Table of Contents
5.5 Special Media (Unusual Influences)
This chapter deals with foreign materials and air changes that can dangerously affect engine operation, but can not easily be categorized into any of the preceding chapters. These influences include, for example, the ingestion of fuel (Fig. "Unintentional fuel feed") or insufficient oxygen in the intake air (Fig. "Surge due to lack of oxygen").
One unique damage type is overheating and/or a runaway turbine due to insufficient drainage of unburned fuel after an aborted start. If fuel collects in the turbine casing and does not drain in accordance with regulations, it can cause overheating which destroys the hot parts and/or makes the turbine rotor reach overspeed and burst. Insufficient drainage can be caused by malfunctioning of the drain system (the drain valve, etc.) or an unusual engine angle that prevents proper fuel drainage. In one reported case, a helicopter engine under development was restarted in a vertical position after an aborted start during a test run. The location of the drainage opening prevented fuel from draining when the engine was in a vertical position. When this fuel burned off, the engine reached uncontrollable overspeed and the turbine disk burst, which was a very dangerous situation for the testing rig personnel.
During an acceptance run of a mid-size engine, the operating behavior deteriorated within minutes. Unallowable performance losses and compressor surges occurred. Inspection of the engine revealed a greenish, lacquer-like coating on the compressor blading. Investigation and research followed by a damage analysis determined that painting work was being done in an open area during the acceptance run.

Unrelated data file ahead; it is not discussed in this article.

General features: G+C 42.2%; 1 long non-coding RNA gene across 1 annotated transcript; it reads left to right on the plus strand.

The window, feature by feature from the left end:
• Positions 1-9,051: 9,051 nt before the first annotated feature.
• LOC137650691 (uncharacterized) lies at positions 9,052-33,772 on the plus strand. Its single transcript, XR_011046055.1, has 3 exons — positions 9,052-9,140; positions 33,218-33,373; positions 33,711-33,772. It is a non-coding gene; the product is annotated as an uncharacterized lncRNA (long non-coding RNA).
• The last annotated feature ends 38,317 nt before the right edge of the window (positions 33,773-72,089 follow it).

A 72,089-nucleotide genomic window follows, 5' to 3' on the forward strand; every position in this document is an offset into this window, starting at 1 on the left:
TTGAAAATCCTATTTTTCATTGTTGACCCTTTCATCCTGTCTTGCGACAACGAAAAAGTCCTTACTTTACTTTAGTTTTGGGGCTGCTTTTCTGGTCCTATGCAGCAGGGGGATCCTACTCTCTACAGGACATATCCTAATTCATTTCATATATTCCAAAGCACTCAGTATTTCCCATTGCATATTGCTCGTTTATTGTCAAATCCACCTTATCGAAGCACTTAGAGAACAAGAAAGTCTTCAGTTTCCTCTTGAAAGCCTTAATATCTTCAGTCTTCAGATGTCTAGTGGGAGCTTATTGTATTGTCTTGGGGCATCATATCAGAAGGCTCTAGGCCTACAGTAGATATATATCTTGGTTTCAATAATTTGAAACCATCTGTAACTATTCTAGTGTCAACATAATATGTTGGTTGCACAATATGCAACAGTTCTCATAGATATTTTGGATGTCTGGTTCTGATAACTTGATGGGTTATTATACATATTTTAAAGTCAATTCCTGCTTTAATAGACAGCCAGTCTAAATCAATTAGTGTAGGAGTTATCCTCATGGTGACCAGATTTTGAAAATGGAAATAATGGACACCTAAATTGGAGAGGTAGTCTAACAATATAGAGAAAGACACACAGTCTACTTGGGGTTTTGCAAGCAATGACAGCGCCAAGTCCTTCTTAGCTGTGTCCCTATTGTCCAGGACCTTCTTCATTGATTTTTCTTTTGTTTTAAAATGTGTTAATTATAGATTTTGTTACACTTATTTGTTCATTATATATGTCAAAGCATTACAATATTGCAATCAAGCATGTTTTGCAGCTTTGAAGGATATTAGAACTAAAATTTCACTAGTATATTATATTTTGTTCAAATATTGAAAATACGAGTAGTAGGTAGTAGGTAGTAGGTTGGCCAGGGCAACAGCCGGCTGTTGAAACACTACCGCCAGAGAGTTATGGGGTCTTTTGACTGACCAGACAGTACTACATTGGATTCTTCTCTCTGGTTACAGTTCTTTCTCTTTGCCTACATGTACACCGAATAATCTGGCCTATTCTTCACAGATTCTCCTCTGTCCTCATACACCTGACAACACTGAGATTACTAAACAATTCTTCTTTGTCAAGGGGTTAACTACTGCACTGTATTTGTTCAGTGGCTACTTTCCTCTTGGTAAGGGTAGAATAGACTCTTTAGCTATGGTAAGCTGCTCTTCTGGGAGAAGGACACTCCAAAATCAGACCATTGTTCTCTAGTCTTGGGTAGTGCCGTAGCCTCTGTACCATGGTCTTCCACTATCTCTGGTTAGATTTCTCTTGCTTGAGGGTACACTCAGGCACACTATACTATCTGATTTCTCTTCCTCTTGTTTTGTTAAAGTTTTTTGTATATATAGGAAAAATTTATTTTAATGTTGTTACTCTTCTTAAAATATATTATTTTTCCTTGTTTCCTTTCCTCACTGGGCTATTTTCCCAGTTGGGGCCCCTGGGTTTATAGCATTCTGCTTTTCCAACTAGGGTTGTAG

The paint mist traveled over about 50 meters into the 8 meter-high compressor intake chute, causing damages of several hundred thousand German Marks (disassembly, overhaul, repeated acceptance run; 2 Marks = 1 Euro). (A) source, (B) intake flow, (C) engine.
Example "Fueling" (Fig. "Unintentional fuel feed"):
When fueling up an air pressure-inducing starter unit powered by a small gas turbine, a few droplets of fuel splashed into the air intake chute when the fuel hose was removed from the tank. Reconstruction showed that the ingested fuel amount would have filled a small shot glass. Due to the short time, however, this corresponded to an extremely high fuel-throughflow rate, and the regulator was no longer able to sufficiently limit the RPM. Within seconds, the rotor accelerated to high overspeed like an expanding spring, causing the relatively heavy radial turbine disk to burst. The person who was fueling the tank was seriously injured, and a rotor fragment was found roughly 250 meters away.